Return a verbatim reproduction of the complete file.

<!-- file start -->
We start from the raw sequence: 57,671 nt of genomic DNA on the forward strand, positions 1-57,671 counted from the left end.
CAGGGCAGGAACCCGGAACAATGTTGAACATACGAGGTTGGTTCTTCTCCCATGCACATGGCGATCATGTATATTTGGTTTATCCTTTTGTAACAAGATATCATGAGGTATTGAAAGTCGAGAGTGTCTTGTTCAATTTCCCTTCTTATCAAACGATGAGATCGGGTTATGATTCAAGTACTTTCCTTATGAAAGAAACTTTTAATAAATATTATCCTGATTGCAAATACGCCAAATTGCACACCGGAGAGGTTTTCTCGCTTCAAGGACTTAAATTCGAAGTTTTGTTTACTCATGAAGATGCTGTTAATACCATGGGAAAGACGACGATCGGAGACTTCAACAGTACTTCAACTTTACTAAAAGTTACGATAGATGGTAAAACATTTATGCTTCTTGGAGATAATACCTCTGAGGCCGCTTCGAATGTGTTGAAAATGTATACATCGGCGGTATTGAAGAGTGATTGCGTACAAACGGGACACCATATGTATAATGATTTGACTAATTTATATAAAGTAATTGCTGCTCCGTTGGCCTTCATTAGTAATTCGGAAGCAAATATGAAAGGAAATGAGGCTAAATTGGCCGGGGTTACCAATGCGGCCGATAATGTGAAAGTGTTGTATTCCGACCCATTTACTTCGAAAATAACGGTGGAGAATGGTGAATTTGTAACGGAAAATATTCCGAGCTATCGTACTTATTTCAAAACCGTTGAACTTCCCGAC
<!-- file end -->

We start from the raw sequence: 57,671 nt of genomic DNA on the forward strand, positions 1-57,671 counted from the left end.
CAGGGCAGGAACCCGGAACAATGTTGAACATACGAGGTTGGTTCTTCTCCCATGCACATGGCGATCATGTATATTTGGTTTATCCTTTTGTAACAAGATATCATGAGGTATTGAAAGTCGAGAGTGTCTTGTTCAATTTCCCTTCTTATCAAACGATGAGATCGGGTTATGATTCAAGTACTTTCCTTATGAAAGAAACTTTTAATAAATATTATCCTGATTGCAAATACGCCAAATTGCACACCGGAGAGGTTTTCTCGCTTCAAGGACTTAAATTCGAAGTTTTGTTTACTCATGAAGATGCTGTTAATACCATGGGAAAGACGACGATCGGAGACTTCAACAGTACTTCAACTTTACTAAAAGTTACGATAGATGGTAAAACATTTATGCTTCTTGGAGATAATACCTCTGAGGCCGCTTCGAATGTGTTGAAAATGTATACATCGGCGGTATTGAAGAGTGATTGCGTACAAACGGGACACCATATGTATAATGATTTGACTAATTTATATAAAGTAATTGCTGCTCCGTTGGCCTTCATTAGTAATTCGGAAGCAAATATGAAAGGAAATGAGGCTAAATTGGCCGGGGTTACCAATGCGGCCGATAATGTGAAAGTGTTGTATTCCGACCCATTTACTTCGAAAATAACGGTGGAGAATGGTGAATTTGTAACGGAAAATATTCCGAGCTATCGTACTTATTTCAAAACCGTTGAACTTCCCGAC